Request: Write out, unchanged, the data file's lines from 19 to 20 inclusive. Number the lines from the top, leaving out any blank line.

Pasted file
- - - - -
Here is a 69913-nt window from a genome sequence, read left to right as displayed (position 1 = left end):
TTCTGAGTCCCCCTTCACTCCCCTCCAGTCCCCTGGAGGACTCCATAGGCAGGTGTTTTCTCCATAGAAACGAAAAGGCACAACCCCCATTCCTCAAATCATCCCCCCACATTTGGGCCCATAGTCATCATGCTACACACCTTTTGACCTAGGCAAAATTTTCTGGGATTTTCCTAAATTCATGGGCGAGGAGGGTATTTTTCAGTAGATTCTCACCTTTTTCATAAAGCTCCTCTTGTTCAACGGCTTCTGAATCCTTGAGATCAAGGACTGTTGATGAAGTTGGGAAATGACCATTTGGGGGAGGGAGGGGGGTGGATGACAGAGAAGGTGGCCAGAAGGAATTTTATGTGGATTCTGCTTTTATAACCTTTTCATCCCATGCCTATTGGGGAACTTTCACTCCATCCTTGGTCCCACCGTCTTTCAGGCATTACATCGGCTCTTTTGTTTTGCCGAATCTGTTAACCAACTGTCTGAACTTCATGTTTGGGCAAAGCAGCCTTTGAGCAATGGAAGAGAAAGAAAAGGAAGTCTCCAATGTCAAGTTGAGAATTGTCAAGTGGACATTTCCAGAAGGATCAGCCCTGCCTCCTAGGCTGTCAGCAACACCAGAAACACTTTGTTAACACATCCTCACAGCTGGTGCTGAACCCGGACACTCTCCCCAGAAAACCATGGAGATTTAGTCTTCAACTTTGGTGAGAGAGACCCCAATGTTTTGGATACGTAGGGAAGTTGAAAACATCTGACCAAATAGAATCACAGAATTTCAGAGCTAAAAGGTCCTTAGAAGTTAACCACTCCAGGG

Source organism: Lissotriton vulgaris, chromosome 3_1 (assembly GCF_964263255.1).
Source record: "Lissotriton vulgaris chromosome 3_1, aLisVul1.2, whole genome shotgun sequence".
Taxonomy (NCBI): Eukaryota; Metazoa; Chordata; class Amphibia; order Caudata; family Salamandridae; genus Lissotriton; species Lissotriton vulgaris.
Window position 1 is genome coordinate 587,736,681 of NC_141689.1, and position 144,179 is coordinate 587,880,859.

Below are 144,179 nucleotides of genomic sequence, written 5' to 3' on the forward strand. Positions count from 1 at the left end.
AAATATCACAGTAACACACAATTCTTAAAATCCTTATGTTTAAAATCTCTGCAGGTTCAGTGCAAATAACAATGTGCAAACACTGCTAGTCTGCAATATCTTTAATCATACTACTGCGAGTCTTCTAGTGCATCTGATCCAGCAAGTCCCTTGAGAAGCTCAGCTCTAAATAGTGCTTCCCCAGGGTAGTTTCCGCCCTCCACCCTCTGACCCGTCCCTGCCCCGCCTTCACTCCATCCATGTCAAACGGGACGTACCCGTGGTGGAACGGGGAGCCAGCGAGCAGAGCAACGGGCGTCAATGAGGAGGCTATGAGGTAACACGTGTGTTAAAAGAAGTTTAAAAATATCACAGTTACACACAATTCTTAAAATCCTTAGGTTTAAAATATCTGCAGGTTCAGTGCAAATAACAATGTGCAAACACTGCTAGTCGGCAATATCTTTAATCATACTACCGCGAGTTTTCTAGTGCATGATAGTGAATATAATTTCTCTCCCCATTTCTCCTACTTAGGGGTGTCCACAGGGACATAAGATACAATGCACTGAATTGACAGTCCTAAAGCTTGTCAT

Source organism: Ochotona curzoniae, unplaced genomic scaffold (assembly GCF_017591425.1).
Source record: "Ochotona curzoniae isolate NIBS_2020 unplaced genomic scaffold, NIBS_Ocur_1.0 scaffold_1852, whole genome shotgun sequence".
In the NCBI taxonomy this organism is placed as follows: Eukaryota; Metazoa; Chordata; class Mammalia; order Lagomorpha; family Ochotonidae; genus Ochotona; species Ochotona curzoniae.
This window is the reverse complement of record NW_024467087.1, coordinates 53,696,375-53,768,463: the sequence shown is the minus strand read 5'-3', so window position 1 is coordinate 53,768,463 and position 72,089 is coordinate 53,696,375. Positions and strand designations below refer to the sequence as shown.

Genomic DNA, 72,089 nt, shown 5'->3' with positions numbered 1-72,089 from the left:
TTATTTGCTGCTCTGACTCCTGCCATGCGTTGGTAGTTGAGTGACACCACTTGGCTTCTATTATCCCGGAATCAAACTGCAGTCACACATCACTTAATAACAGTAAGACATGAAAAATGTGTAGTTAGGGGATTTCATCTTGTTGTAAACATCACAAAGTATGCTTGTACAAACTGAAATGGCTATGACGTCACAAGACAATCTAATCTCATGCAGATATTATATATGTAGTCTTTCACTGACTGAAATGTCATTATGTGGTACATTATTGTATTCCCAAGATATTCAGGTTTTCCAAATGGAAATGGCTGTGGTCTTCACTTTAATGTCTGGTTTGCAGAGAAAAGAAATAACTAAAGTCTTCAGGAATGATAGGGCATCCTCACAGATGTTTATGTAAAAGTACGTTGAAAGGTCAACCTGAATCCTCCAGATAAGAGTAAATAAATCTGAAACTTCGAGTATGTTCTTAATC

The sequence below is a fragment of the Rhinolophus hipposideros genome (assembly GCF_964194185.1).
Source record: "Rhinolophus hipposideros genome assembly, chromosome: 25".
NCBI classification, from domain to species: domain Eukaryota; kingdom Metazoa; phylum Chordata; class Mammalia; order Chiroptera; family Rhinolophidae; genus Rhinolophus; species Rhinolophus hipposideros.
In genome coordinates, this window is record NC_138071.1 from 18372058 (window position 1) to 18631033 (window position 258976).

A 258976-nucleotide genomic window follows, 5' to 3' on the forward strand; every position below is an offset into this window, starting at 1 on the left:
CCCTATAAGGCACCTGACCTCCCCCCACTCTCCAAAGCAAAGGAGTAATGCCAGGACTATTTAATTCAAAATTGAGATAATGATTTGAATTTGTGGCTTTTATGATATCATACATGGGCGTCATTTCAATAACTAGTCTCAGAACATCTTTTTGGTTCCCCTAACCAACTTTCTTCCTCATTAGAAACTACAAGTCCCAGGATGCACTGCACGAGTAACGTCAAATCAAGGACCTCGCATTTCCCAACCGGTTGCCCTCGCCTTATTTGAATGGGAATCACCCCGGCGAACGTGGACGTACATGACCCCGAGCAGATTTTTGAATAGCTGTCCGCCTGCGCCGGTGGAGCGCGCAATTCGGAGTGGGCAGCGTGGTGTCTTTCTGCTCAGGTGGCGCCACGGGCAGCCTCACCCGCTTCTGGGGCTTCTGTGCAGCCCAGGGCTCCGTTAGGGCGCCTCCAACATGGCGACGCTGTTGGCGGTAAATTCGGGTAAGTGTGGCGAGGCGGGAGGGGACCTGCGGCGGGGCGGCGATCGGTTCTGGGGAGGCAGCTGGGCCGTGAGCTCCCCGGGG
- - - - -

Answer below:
A 258976-nucleotide genomic window follows, 5' to 3' on the forward strand; every position below is an offset into this window, starting at 1 on the left:
CCCTATAAGGCACCTGACCTCCCCCCACTCTCCAAAGCAAAGGAGTAATGCCAGGACTATTTAATTCAAAATTGAGATAATGATTTGAATTTGTGGCTTTTATGATATCATACATGGGCGTCATTTCAATAACTAGTCTCAGAACATCTTTTTGGTTCCCCTAACCAACTTTCTTCCTCATTAGAAACTACAAGTCCCAGGATGCACTGCACGAGTAACGTCAAATCAAGGACCTCGCATTTCCCAACCGGTTGCCCTCGCCTTATTTGAATGGGAATCACCCCGGCGAACGTGGACGTACATGACCCCGAGCAGATTTTTGAATAGCTGTCCGCCTGCGCCGGTGGAGCGCGCAATTCGGAGTGGGCAGCGTGGTGTCTTTCTGCTCAGGTGGCGCCACGGGCAGCCTCACCCGCTTCTGGGGCTTCTGTGCAGCCCAGGGCTCCGTTAGGGCGCCTCCAACATGGCGACGCTGTTGGCGGTAAATTCGGGTAAGTGTGGCGAGGCGGGAGGGGACCTGCGGCGGGGCGGCGATCGGTTCTGGGGAGGCAGCTGGGCCGTGAGCTCCCCGGGG